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Things that trigger seizures

BMJ Group Medical Reference

Trigger factors are things that set off seizures in some people. They don't cause epilepsy in the first place.

Here are some common triggers. [1] [3] [8]

  • Lack of sleep. Many people say they are more likely to have a seizure if they haven't had enough sleep.

  • Flickering lights. Some people with epilepsy are sensitive to light (photosensitive). This means that flashing lights or the flickering of televisions, video games, or computer monitors can set off a seizure. Only about 1 in 20 people with epilepsy are affected in this way.

  • Fever. Having a high temperature can bring on a seizure in young children. This is less likely in adults.

  • Your period. Some women find they have more seizures around their period. The seizures tend to happen in the week before or in the first few days of their period. Doctors think the change in hormones during this time affects seizures, but they don't know why.

  • Stress. Sometimes, seizures happen when people are stressed or anxious. Finding ways to manage stress may help prevent seizures. To learn more, see What treatments work for epilepsy?

  • Skipping doses of your medicine. To control epilepsy, you need a steady level of the right drug in your blood. If you skip a dose, this level can fall, which can trigger a seizure.

  • Skipping meals. Not eating regularly or not eating a balanced diet may trigger seizures.

  • Loud noise. A sudden, loud noise, such as a door banging or loud music, can trigger a seizure.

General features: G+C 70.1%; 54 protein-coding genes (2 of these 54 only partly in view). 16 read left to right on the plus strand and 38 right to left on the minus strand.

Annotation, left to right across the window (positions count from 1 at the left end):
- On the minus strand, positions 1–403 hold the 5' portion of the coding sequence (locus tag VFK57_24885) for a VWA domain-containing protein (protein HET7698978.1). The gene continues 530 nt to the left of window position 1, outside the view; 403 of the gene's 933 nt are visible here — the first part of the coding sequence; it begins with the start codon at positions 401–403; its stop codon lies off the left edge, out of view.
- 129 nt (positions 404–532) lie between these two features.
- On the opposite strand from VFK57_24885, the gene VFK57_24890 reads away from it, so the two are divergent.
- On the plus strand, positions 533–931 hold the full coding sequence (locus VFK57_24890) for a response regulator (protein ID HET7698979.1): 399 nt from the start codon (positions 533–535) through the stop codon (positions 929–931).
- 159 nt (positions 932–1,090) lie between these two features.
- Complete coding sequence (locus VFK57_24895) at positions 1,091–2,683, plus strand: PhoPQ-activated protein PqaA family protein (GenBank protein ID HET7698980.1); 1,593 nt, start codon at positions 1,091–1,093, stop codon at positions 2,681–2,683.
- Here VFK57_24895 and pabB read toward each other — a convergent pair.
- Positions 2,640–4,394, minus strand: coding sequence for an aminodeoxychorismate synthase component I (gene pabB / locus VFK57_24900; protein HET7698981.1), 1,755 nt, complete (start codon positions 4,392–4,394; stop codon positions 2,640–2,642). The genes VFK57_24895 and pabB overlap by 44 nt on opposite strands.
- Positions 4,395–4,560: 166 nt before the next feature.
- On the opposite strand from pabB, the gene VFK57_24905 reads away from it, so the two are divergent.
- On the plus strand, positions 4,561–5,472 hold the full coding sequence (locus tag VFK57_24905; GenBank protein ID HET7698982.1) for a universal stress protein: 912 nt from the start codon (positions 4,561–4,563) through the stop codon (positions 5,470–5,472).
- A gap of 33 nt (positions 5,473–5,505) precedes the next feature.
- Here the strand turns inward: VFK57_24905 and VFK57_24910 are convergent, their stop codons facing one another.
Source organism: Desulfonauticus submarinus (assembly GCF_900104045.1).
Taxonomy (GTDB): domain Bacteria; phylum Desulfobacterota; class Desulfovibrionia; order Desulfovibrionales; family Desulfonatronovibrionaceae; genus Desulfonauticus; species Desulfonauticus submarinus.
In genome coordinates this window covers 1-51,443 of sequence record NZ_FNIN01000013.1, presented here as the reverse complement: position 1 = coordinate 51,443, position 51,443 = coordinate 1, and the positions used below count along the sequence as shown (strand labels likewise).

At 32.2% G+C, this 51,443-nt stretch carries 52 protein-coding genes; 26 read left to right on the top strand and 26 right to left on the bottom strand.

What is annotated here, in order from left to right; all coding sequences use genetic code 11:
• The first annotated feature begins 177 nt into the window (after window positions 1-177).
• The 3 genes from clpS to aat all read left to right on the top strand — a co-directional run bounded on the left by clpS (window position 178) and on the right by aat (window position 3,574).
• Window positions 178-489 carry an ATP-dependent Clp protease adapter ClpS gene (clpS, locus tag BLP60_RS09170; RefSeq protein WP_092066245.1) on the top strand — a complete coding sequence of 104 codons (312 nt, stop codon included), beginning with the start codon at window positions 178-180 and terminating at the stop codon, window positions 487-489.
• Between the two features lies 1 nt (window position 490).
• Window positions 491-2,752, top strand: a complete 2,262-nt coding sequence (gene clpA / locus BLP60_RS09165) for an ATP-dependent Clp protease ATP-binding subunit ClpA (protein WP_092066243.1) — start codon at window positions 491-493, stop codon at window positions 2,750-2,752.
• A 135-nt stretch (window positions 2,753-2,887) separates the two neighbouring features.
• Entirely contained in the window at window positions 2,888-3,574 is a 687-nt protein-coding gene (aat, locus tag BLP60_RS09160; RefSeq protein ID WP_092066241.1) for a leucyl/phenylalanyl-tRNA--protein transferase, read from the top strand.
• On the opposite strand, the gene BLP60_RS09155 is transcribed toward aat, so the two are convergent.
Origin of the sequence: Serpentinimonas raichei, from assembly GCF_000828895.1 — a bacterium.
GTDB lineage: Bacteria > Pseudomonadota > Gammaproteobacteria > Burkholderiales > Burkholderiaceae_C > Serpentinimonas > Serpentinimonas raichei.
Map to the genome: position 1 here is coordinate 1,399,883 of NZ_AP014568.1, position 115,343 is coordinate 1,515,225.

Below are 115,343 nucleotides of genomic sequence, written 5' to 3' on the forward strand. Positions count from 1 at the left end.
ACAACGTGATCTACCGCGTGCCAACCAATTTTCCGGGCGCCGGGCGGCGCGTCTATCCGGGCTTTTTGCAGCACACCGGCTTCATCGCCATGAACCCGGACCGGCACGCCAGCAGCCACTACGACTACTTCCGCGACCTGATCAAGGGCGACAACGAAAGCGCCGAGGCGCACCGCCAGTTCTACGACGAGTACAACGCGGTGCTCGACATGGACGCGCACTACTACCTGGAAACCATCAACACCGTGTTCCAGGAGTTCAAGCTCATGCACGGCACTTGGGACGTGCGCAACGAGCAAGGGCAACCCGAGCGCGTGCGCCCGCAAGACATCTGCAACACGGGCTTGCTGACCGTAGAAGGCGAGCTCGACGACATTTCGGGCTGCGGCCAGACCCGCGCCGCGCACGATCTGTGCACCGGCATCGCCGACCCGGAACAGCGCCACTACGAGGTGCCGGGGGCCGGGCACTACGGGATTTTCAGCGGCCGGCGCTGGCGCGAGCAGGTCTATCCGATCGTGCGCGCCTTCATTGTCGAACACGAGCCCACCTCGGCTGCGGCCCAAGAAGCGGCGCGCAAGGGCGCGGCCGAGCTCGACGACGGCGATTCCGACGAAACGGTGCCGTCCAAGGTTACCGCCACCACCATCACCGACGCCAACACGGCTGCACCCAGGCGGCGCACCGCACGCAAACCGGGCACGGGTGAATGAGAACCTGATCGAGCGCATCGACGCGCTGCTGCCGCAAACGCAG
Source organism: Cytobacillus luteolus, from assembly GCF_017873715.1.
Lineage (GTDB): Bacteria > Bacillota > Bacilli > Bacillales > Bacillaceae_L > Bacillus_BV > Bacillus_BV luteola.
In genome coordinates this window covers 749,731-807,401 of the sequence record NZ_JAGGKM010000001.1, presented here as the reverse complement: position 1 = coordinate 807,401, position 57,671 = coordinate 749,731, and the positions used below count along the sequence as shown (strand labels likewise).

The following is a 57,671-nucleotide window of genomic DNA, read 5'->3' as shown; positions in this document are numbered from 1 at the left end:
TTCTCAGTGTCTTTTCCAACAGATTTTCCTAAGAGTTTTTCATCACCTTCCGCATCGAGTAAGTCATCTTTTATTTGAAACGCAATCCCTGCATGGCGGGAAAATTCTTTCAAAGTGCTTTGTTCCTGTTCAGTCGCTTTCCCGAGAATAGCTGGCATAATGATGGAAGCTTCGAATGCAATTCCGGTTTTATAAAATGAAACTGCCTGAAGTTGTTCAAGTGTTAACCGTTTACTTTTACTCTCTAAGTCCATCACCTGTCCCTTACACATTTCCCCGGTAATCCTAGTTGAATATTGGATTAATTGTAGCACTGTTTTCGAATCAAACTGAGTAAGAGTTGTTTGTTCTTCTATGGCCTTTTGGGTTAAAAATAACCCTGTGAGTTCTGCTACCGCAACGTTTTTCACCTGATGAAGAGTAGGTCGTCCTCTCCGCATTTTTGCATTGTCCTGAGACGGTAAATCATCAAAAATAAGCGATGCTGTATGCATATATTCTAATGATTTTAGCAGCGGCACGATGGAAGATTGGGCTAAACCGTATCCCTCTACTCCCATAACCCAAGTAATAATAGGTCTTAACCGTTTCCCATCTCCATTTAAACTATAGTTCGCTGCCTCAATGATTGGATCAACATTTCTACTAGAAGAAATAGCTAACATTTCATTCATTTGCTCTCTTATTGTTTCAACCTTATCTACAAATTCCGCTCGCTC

• Drinking too much alcohol. Some people get seizures when they've had a lot of alcohol. This may be due to the effects of alcohol on the brain. Or it may be because of what happens in the body when the alcohol level in the blood drops. Also, drinking too much alcohol often means a late night, a missed dinner and forgotten doses of drugs, all of which can trigger a seizure. We're not sure how much alcohol you can safely drink if you have seizures. For some people, even a small amount can trigger a seizure.


high temperature

A high temperature is a general sign that there is an infection or inflammation in your body. Temperatures vary, but anything over about 38 degrees Celsius (100 degrees Fahrenheit) is considered high.


Hormones are chemicals that are made in certain parts of the body. They travel through the bloodstream and have an effect on other parts of the body. For example, the female sex hormone oestrogen is made in a woman's ovaries. Oestrogen has many different effects on a woman's body. It makes the breasts grow at puberty and helps control periods. It is also needed to get pregnant.

For more terms related to Epilepsy


For references related to Epilepsy click here.
Last Updated: June 20, 2012
This information does not replace medical advice.  If you are concerned you might have a medical problem please ask your Boots pharmacy team in your local Boots store, or see your doctor.

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